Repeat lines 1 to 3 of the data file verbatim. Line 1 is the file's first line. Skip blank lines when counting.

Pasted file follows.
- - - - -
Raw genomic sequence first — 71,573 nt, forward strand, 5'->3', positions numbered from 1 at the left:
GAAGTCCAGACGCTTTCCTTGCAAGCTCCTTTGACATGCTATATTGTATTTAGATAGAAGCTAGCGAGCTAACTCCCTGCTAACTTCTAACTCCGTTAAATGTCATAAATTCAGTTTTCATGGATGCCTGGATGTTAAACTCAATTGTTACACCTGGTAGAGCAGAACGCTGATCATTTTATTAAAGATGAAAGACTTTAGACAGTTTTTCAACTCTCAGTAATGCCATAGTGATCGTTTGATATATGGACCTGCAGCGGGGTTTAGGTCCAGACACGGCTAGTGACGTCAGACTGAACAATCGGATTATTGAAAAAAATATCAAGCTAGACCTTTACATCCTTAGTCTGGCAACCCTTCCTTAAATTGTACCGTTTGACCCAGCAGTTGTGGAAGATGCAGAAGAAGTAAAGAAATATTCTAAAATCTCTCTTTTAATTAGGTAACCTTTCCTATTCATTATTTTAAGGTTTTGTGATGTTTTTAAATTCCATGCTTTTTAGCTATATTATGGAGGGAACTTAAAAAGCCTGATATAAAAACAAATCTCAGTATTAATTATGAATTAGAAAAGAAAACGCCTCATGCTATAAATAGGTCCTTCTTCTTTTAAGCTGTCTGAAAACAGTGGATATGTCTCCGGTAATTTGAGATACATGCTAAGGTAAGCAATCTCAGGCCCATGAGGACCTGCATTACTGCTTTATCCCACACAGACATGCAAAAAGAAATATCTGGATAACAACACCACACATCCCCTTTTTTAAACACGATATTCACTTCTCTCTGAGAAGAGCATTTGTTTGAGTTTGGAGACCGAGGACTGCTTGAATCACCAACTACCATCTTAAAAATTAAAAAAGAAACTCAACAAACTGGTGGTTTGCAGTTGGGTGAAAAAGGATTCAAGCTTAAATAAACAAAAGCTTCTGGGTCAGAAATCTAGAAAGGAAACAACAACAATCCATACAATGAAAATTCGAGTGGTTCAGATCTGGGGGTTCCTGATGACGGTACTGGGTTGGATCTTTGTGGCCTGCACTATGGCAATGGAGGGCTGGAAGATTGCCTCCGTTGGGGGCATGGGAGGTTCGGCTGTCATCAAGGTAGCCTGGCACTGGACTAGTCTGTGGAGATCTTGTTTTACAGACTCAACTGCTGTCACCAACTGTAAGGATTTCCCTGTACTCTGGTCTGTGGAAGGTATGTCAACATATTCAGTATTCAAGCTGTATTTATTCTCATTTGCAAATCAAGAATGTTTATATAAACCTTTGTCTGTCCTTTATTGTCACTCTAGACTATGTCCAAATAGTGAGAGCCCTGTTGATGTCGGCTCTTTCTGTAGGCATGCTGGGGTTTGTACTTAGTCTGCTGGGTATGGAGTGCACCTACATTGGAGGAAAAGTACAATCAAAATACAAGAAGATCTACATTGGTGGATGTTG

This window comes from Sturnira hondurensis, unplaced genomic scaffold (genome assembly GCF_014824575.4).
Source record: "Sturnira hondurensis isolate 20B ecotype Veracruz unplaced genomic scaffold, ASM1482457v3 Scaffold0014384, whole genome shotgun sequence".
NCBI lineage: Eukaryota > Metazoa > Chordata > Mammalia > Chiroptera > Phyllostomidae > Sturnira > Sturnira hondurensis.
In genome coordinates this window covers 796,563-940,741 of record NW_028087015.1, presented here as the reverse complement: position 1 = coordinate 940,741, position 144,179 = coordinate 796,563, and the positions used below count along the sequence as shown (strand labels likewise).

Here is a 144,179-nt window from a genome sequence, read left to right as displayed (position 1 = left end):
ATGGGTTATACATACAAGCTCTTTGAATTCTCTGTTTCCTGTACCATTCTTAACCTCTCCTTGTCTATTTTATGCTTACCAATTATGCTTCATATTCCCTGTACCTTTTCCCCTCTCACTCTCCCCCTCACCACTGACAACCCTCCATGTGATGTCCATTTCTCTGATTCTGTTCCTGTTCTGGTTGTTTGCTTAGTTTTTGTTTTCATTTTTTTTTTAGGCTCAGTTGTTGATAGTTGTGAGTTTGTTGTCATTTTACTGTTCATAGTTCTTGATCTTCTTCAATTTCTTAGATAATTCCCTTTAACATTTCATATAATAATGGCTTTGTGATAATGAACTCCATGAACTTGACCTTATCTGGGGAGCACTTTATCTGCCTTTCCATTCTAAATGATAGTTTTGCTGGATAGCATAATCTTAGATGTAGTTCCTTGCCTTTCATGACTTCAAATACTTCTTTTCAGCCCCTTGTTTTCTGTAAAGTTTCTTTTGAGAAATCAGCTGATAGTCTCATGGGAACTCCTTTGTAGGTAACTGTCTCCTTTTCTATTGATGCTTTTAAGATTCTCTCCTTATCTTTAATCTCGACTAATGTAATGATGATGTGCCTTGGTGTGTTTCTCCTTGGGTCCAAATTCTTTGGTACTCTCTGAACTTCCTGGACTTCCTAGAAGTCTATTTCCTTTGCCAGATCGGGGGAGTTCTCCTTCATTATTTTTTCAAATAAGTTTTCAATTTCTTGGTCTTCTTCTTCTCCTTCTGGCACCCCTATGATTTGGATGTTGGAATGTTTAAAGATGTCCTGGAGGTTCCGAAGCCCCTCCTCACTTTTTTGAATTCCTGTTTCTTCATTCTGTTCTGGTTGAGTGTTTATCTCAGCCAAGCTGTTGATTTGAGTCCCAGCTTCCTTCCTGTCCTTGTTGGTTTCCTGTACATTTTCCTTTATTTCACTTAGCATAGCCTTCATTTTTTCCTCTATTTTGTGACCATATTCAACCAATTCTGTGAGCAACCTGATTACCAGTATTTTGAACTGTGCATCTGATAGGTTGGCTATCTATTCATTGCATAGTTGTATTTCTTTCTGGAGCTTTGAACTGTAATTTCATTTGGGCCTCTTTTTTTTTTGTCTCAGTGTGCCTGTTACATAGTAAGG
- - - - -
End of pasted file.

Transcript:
Raw genomic sequence first — 71,573 nt, forward strand, 5'->3', positions numbered from 1 at the left:
GAAGTCCAGACGCTTTCCTTGCAAGCTCCTTTGACATGCTATATTGTATTTAGATAGAAGCTAGCGAGCTAACTCCCTGCTAACTTCTAACTCCGTTAAATGTCATAAATTCAGTTTTCATGGATGCCTGGATGTTAAACTCAATTGTTACACCTGGTAGAGCAGAACGCTGATCATTTTATTAAAGATGAAAGACTTTAGACAGTTTTTCAACTCTCAGTAATGCCATAGTGATCGTTTGATATATGGACCTGCAGCGGGGTTTAGGTCCAGACACGGCTAGTGACGTCAGACTGAACAATCGGATTATTGAAAAAAATATCAAGCTAGACCTTTACATCCTTAGTCTGGCAACCCTTCCTTAAATTGTACCGTTTGACCCAGCAGTTGTGGAAGATGCAGAAGAAGTAAAGAAATATTCTAAAATCTCTCTTTTAATTAGGTAACCTTTCCTATTCATTATTTTAAGGTTTTGTGATGTTTTTAAATTCCATGCTTTTTAGCTATATTATGGAGGGAACTTAAAAAGCCTGATATAAAAACAAATCTCAGTATTAATTATGAATTAGAAAAGAAAACGCCTCATGCTATAAATAGGTCCTTCTTCTTTTAAGCTGTCTGAAAACAGTGGATATGTCTCCGGTAATTTGAGATACATGCTAAGGTAAGCAATCTCAGGCCCATGAGGACCTGCATTACTGCTTTATCCCACACAGACATGCAAAAAGAAATATCTGGATAACAACACCACACATCCCCTTTTTTAAACACGATATTCACTTCTCTCTGAGAAGAGCATTTGTTTGAGTTTGGAGACCGAGGACTGCTTGAATCACCAACTACCATCTTAAAAATTAAAAAAGAAACTCAACAAACTGGTGGTTTGCAGTTGGGTGAAAAAGGATTCAAGCTTAAATAAACAAAAGCTTCTGGGTCAGAAATCTAGAAAGGAAACAACAACAATCCATACAATGAAAATTCGAGTGGTTCAGATCTGGGGGTTCCTGATGACGGTACTGGGTTGGATCTTTGTGGCCTGCACTATGGCAATGGAGGGCTGGAAGATTGCCTCCGTTGGGGGCATGGGAGGTTCGGCTGTCATCAAGGTAGCCTGGCACTGGACTAGTCTGTGGAGATCTTGTTTTACAGACTCAACTGCTGTCACCAACTGTAAGGATTTCCCTGTACTCTGGTCTGTGGAAGGTATGTCAACATATTCAGTATTCAAGCTGTATTTATTCTCATTTGCAAATCAAGAATGTTTATATAAACCTTTGTCTGTCCTTTATTGTCACTCTAGACTATGTCCAAATAGTGAGAGCCCTGTTGATGTCGGCTCTTTCTGTAGGCATGCTGGGGTTTGTACTTAGTCTGCTGGGTATGGAGTGCACCTACATTGGAGGAAAAGTACAATCAAAATACAAGAAGATCTACATTGGTGGATGTTG

This window comes from Sturnira hondurensis, unplaced genomic scaffold (genome assembly GCF_014824575.4).